Well Here's a New One
If we can't see it or hear it, it isn't there!
Anyway, that was an inauspicious start to the script, but I read it anyway, and noticed that it was on a similar topic to a script I had covered back in March for the same company. "Well that's odd," I thought to myself. "Topic must have gotten hot all of a sudden." In truth, this is not all that uncommon. For no discernable reason, it is pretty frequently that I'll get two or three script around the same time that are on similar topics. Still, it was notable that this seemed to be another script on this same subject.
Then I began to read the script, proper. Less than a quarter page in I realized this wasn't similar to the script I covered a few months back. It was the script I read then! I wasn't in front of my computer, and the title was different, so I wasn't sure, but a quick call into the office confirmed my suspicions. Fell through the cracks because, as I said, it had a different title, so the database didn't notice.
Now, the first thought was that someone was being sneaky and pulling a fast one. However, though the scripts were submitted pretty close to each other, the draft dates were 2 1/2 years apart, they were each submitted by different people, and they were each submitted to different execs. So as I told the company, I don't think anyone was "trying to pull a fast one" here. Rather I gave them the benefit of the doubt, and suggested it was probably just a case of the right hand not talking to the left. Still, funny and surprising!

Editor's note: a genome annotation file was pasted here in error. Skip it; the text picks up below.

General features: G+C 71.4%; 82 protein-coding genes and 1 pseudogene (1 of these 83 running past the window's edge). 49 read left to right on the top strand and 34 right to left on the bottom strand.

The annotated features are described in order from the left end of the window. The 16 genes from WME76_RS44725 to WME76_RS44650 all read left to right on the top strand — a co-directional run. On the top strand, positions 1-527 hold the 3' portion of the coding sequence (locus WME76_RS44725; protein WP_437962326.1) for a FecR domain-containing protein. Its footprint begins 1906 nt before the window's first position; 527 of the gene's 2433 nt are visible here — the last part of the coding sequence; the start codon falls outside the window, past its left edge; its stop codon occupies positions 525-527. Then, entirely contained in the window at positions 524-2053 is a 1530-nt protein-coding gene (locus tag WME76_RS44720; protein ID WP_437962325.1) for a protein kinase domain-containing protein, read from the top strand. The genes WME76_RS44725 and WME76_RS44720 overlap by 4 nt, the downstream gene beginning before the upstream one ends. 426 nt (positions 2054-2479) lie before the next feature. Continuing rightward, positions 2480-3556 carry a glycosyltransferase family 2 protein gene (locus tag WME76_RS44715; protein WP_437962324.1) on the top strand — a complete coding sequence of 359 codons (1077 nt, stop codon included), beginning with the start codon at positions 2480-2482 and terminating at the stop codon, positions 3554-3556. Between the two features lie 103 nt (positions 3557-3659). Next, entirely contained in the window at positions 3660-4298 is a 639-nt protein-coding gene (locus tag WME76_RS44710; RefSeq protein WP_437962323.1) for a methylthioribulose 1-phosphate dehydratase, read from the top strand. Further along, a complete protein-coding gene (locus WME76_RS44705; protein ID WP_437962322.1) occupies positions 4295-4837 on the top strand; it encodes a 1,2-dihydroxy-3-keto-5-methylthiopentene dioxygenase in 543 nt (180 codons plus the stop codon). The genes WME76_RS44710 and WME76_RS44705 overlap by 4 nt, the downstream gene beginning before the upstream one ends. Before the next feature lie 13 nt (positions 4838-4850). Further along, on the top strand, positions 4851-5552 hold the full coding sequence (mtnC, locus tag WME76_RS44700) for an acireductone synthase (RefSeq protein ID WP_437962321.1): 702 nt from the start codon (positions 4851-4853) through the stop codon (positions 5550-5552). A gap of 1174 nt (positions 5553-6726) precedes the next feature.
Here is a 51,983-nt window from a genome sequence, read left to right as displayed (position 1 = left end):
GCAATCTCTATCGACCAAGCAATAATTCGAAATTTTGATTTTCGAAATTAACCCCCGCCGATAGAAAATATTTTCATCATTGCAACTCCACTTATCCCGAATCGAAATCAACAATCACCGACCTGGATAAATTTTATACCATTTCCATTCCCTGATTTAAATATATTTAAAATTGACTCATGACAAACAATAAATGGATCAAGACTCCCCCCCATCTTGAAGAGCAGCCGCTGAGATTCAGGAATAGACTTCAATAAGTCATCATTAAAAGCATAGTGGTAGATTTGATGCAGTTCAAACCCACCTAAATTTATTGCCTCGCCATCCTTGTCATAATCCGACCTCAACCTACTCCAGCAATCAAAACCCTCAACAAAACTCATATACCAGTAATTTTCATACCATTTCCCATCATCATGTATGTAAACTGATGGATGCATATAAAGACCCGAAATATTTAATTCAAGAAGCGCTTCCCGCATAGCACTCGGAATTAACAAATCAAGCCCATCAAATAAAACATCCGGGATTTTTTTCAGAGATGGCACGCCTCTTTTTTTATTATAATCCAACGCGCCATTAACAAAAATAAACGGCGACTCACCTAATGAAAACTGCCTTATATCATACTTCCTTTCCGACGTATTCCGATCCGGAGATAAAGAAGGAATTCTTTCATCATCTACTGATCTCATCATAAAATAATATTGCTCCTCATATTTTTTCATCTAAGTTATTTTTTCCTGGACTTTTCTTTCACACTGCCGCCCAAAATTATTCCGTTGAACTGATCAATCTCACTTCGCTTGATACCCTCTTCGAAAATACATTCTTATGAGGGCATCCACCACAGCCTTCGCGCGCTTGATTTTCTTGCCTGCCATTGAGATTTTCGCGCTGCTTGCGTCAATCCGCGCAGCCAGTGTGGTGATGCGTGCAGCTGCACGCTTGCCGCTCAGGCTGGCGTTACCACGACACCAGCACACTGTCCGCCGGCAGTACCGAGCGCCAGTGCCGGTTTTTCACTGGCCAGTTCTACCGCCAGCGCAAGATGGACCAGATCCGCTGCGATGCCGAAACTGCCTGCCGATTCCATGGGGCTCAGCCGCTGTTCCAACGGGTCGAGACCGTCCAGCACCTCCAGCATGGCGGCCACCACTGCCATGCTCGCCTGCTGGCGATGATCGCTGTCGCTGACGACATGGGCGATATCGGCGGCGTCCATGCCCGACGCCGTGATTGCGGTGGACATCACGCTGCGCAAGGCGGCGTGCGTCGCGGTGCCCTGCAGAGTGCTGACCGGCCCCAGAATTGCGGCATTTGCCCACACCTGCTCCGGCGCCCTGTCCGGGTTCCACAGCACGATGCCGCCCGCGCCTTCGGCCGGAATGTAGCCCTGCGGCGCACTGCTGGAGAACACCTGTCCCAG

By the way, I skimmed through it, since it was a different draft, to make sure it wasn't a vastly improved version of the same script. In those two-and-a-half years between drafts, the script didn't change very much. There were a few tweaks to dialogue, action, description, and character, but none of which improved the script enough. There was one significant structural change which excised an entire sequence. This was actually a very positive development, and I had even commented on the weakness of that portion of the prior draft (so I suppose other people felt the same problem). But that too was not enough to counteract the problems that were fundametal to the script.
In truth, it wasn't a terrible script either time. Just not a great one. So I think what we have here, between the half-hearted improvements and the miscommunication re: submissions from different people, is an author who may be lazy about his writing, and who has a bad handle on managing his business. And writing a great script is not all you need to succeed in this business!
Tags: screenwriting, script+coverage